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Life and death in the Serengeti

The great Serengeti wildebeest migration might be the world’s biggest game of follow the leader.


Sometimes, nature is unbelievably clever. Other times, not so much. If I could speak wildebeest – which is a kind of mooing but with a side of honk – I’d ask one of them: why do you just blindly follow your friends across a river when you can see the massive crocs just waiting to snap up one of you for a snack?

The answer would be that it’s just instinct, and thanks to that instinct, these animals play follow the leader and end up at a buffet of feeding grounds that mean they, and the land, regenerate and thrive.

We’re in Tanzania, staying in the Nasikia Kaskaz Mara safari camp in the northern Serengeti. Maasai for “endless plains”, the Serengeti covers a massive 14,763 square kilometres that spills over into Kenya’s Maasai Mara.

Since flying into an airstrip in the middle of nowhere, we’ve been on a living, breathing David Attenborough wildlife documentary – minus David. We’ve seen lions so close we could spot the specks in their gorgeous eyes. We’ve seen a leopard dozing in a tree, giraffes popping up from behind trees to say hi, elephant herds rounding up their playful babies, impalas and topi antelopes. Then, there are the wildebeest. So many wildebeest.

Our guide, Henry Akeyo, gives us the stats. About 1.5 million wildebeest – also known as white-bearded gnu – along with 200,000 zebras circle north from the Ngorongoro Conservation Area chasing the rains. When they mow down the grass where they are, they move further north, chowing down on more rain-fed greenery until they reach the northern Serengeti, which is sustained by the mighty Mara River. Once here, they eat, and in turn are eaten by the big cats who also thrive during what is a mega-ship sized buffet at this time of year. When the grass supplies thin out, around November, the inner voice of the wildebeest tells them to head south again, to the Seronera and then Ndutu and Ngorongoro, where the grasses have grown once more.

At the crossroads

We’re in the north in mid-October and Henry wants us to witness a crossing, so we mosey on over the Mara River. We check one crossing point, but we’ve missed the show, and all we see is a pair of crocs working together to eat a wildebeest who lost the river-crossing lottery.

We drive on and follow a loping mob. The tempo increases, and soon they’re running, kicking up a whirling dervish of dust that coats everything in its path, including us. Henry gets the word on the radio that they’re amassing at crossing point number six.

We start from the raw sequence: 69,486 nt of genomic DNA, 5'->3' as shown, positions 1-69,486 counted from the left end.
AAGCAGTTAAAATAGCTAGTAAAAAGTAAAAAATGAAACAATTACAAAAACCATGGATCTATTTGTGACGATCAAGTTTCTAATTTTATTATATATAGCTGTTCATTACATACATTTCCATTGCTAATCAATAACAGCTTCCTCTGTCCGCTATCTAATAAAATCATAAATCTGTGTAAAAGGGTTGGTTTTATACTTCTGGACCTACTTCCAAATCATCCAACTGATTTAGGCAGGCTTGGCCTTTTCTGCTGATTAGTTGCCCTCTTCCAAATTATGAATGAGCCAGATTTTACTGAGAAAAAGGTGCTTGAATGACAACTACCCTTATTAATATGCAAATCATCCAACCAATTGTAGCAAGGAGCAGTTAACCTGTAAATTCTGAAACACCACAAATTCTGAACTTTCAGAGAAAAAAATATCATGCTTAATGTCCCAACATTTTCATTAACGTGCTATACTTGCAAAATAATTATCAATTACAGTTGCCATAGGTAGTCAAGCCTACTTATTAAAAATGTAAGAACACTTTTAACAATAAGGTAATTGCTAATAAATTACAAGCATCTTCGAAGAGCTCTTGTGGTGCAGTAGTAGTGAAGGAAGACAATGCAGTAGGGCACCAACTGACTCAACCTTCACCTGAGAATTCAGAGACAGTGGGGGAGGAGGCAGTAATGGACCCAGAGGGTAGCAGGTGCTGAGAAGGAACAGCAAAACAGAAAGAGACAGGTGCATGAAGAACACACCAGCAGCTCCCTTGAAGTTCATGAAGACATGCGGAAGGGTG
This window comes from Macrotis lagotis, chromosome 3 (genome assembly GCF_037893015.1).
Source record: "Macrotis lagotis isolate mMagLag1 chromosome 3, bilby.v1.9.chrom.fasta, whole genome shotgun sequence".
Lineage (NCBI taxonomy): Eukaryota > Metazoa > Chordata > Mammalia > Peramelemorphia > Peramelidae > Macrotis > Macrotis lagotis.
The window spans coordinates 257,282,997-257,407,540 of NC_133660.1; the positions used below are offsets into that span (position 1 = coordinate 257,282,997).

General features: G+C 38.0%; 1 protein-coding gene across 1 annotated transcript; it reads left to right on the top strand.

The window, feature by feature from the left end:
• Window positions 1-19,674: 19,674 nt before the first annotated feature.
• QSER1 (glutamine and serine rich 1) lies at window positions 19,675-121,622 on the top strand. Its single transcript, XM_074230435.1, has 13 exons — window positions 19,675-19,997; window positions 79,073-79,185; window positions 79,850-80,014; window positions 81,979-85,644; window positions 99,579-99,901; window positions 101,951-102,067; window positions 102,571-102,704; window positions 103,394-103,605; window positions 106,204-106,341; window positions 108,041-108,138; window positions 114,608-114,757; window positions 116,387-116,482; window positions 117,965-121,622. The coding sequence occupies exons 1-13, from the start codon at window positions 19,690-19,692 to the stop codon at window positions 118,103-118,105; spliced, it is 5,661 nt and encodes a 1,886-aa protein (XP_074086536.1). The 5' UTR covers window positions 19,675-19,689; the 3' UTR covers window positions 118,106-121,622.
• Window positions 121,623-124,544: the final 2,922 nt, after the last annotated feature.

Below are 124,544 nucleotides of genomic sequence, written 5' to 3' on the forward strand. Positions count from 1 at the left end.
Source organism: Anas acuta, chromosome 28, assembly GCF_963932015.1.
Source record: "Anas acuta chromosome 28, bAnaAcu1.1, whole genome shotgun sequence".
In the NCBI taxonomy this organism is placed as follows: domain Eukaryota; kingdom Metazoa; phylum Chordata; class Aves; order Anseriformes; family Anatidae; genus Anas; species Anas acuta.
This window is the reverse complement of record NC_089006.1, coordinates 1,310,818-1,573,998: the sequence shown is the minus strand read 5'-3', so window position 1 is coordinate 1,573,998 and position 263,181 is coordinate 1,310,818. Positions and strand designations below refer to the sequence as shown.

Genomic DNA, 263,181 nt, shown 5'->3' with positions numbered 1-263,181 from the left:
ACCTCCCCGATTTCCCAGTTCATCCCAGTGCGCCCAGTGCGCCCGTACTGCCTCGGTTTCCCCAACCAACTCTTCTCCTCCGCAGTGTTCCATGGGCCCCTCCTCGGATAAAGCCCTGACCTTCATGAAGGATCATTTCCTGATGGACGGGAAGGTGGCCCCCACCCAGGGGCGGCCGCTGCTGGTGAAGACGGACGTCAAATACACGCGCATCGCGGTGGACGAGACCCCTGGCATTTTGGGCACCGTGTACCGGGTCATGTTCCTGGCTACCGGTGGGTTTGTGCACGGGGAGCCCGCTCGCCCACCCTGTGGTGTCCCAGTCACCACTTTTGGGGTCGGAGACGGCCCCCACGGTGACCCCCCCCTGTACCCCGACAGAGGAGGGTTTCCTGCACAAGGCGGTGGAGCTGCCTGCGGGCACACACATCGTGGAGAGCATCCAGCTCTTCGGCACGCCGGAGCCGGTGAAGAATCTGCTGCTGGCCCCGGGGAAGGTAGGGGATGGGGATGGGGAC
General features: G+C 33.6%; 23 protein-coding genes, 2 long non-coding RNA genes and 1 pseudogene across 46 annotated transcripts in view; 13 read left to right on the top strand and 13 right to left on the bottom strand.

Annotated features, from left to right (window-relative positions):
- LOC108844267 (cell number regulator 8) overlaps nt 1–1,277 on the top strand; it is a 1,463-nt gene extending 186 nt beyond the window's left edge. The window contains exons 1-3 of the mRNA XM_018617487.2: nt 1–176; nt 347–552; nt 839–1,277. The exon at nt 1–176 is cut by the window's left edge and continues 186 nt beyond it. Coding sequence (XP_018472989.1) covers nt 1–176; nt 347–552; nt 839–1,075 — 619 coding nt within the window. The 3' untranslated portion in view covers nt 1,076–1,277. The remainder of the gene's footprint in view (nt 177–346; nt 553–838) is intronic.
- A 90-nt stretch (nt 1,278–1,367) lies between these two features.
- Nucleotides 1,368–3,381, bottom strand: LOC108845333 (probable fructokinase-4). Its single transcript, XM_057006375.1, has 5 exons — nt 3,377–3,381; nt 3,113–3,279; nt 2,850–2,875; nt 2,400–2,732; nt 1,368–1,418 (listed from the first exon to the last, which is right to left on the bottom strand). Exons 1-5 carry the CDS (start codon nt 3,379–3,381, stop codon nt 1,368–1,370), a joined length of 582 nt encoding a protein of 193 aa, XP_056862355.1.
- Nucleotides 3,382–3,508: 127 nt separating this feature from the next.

We pull up on the bank and then one of the animals decides to take the plunge. The floodgates open and the moving tide of velvet-sided wildebeest surges with a sense of great urgency. With limited access between an island of boulders in the centre of the river, they all push and shove like crowds at the Boxing Day sales. I worry for those on the sides as I see a huge crocodile mere centimetres away, jaw open, just waiting for that one chance. I look behind and there are thousands more pushing for their turn to cross. We watch, and marvel and worry, and keep watching, thinking how lucky we are to be here to witness this animal phenomenon.

But don’t think it’s all about the wildebeest. During our days on safari, we bump and grind through different landscapes in the early mornings and late afternoons, heads spinning like meerkats as we see so many animals and birds from the open-sided vehicle. We witness a lion pride hunt and kill, see cheetahs chomping, hippos wallowing and a serval snacking on a cobra. In between, we relax at the camp in our luxurious tents, or in the bar, chatting to other guests and comparing stories. We watch the sunset around a campfire and see the sun rise over the landscape through the tent flaps.

Nature really is incredible, and seeing this circle of life in living, crunching colour is an experience you’re not likely to forget. l

Fact File

In over one million years, little has changed in the Serengeti – the animals, plants and waterways are much the same as they were back then.

Zebras also join the 1.5 million wildebeest on their migration, though in far smaller numbers.

Do it yourself

To experience the Great Wildebeest Migration in the north, visit between August and October. You can see river crossings on the Grumeti River and the Mara. Another popular time is January-February in the southern areas when the wildebeest have up to 300,000 babies. The babies are on their feet in minutes and can run in five, which is necessary to allow them to escape predators.

Kaskaz Mara Camp is part of Nasikia Camp. They have several other camps in the Serengeti from where you can witness the migration, including Ehlane Plains in the Seronera.;